There are lots of terribly complicated rules in email marketing and retention. “Only send email to people who opted-in”, “Never use a pink background”, “Have a working unsubscription link”, “Don’t put FREE in the subject line”.
Another one should be “How does what you’re doing look to a typical recipient?”.
I’ve received several pieces of spam recently from senders who were ticking quite a lot of the “email best practices” checkboxes, but who completely blew it by not looking at it from the recipients point of view. The mistakes they’ve made, and the things to learn from them, and much the same, so I’ll just give one example.
“Likes Music” is not the same as “Likes Groupon Clones”
I’ve been a subscriber to our local radio station’s mailing list for years – promos KFOG is running, local gigs, that sort of thing, all in a newsletter sort of format. They recently sent out an ad for a Groupon clone called “SweetJack” – on it’s own, not as part of a newsletter. I’m not interested, and I think it’s a fairly poor pitch and won’t work well for their demographic, but fair enough. A couple of weeks later I start getting spam from SweetJack, thanking me for signing up – to the tagged email address I’d only given to KFOG. And no mention of KFOG at all.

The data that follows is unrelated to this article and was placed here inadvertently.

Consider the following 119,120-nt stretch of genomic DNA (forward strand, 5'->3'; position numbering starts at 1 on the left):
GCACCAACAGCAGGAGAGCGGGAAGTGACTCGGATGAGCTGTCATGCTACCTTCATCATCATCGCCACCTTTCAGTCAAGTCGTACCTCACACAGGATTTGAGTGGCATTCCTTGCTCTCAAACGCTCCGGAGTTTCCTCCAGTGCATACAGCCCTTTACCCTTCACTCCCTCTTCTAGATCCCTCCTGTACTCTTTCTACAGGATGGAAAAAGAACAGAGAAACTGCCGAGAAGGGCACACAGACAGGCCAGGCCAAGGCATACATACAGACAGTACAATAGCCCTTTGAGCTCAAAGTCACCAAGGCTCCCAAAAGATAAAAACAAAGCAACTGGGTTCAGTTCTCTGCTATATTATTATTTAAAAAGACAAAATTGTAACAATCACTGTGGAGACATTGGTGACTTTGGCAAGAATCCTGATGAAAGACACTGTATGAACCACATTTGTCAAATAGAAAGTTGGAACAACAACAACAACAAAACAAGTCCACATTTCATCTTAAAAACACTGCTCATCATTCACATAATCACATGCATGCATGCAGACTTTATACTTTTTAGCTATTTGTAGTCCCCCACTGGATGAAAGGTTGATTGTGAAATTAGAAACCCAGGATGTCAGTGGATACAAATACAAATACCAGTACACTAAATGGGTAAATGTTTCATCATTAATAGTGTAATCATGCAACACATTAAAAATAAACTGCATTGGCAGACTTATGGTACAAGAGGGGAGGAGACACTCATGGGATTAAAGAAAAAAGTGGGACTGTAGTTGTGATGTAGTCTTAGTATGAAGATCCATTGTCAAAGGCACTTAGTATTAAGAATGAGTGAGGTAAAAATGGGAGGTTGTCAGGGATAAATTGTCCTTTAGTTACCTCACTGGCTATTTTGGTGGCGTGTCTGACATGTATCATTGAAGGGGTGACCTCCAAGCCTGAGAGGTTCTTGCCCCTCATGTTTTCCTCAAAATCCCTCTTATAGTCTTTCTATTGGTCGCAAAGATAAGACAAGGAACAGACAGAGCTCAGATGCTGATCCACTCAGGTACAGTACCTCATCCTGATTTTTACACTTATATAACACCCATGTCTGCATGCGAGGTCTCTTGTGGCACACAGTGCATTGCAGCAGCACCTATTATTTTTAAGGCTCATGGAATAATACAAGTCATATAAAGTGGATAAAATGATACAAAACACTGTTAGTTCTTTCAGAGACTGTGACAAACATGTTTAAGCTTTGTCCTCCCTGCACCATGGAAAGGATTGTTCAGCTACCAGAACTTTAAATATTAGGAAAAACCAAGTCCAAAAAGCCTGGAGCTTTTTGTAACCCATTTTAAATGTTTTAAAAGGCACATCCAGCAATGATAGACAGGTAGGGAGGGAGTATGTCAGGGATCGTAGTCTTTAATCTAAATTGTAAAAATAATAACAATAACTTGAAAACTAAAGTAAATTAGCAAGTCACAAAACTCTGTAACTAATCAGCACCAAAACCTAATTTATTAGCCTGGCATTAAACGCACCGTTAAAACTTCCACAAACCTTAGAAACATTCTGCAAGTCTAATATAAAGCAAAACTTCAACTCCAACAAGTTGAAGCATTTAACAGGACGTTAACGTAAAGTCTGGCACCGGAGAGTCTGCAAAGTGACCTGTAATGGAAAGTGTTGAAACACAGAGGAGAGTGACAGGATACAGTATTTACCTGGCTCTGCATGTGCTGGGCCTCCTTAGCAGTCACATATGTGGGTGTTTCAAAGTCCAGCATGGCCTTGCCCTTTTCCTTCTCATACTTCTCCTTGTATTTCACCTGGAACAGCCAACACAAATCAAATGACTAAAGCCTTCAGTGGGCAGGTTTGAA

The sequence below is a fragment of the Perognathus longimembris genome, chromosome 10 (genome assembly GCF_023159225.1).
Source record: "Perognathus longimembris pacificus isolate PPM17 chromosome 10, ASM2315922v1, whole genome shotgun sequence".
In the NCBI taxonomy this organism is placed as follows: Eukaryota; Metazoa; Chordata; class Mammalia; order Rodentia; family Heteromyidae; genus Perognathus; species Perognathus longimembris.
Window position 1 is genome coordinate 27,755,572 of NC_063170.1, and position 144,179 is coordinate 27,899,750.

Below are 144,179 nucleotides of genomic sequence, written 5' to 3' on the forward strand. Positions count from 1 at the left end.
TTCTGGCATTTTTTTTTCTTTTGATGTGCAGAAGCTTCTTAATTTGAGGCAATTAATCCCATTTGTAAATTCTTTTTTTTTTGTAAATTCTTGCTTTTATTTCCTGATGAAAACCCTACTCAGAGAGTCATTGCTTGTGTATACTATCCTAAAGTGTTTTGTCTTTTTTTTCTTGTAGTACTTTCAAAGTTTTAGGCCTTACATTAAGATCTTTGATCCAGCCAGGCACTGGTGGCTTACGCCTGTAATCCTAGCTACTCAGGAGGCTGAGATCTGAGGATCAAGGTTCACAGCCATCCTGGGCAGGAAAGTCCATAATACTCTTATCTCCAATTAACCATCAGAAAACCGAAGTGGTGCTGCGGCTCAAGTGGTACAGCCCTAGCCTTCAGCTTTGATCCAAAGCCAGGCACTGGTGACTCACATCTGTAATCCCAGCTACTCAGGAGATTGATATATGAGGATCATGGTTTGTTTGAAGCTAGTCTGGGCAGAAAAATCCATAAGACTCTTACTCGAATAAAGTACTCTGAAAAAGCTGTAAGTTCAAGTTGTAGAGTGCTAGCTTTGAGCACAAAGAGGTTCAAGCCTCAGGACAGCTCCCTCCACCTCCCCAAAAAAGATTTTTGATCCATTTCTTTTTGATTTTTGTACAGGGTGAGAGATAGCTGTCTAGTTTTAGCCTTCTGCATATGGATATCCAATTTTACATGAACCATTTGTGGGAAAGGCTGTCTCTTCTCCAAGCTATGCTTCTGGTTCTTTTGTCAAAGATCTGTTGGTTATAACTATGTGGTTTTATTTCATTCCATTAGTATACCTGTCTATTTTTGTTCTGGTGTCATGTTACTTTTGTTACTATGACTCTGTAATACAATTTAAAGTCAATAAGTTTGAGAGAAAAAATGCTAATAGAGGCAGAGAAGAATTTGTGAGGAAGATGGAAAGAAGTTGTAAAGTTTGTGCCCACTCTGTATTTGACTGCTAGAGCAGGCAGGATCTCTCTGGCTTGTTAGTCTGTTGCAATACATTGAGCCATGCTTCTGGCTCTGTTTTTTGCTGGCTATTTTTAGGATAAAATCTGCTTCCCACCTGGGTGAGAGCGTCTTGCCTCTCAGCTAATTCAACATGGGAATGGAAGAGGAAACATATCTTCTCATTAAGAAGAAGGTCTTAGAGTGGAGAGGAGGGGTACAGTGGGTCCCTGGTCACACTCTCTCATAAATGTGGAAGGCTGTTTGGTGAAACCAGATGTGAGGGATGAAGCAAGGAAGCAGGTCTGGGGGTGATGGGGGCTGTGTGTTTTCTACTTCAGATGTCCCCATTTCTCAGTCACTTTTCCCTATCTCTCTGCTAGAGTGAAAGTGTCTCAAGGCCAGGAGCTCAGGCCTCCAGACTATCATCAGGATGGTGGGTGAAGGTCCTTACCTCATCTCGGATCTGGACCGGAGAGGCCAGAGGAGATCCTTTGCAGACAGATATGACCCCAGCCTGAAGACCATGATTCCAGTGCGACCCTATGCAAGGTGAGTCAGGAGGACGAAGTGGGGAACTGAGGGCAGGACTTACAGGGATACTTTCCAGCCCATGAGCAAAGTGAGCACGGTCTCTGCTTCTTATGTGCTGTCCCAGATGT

Most recipients are just going to see this as spam out of the blue from SweetJack, and hammer on the “This is Spam” button until it goes away. That’s dreadful for SweetJack’s reputation, and is going to hurt their delivery.
Recipients paying more attention are going to notice that the first they heard of SweetJack was an out of the ordinary promo by KFOG, and then they start getting spam from SweetJack. They’re likely to assume that KFOG sold their email addresses to SweetJack – and that they’re sending their spam to an email address that only KFOG has in my case confirms that. That’s going to be dreadful for SweetJack’s reputation and going to damage the relationship between KFOG and their existing subscribers. A dreadful idea.
Digging down deeper, it seems that while KFOG being bought out by media behemoth Cumulus Media a few years back didn’t damage their on-air content, it did change the amount of respect they have for their subscribers. SweetJack is a new Groupon clone started by Cumulus Media. They did have legitimate access to the KFOG mailing lists, sorta. It’s probably not an AUP or privacy violation. It’s just the sort of thing an eager marketing guy at the corporate owners would think was a great idea, to leverage the value of their existing subscribers.
But it would have been a pretty bad idea had they carried it out perfectly, with clear messaging and transparency to the recipients. And they blew their one opportunity to do it well, and I’m betting that most of the recipients have SweetJack categorized as “spammers”, both mentally and in their mail clients.
1. Not a real email marketing rule.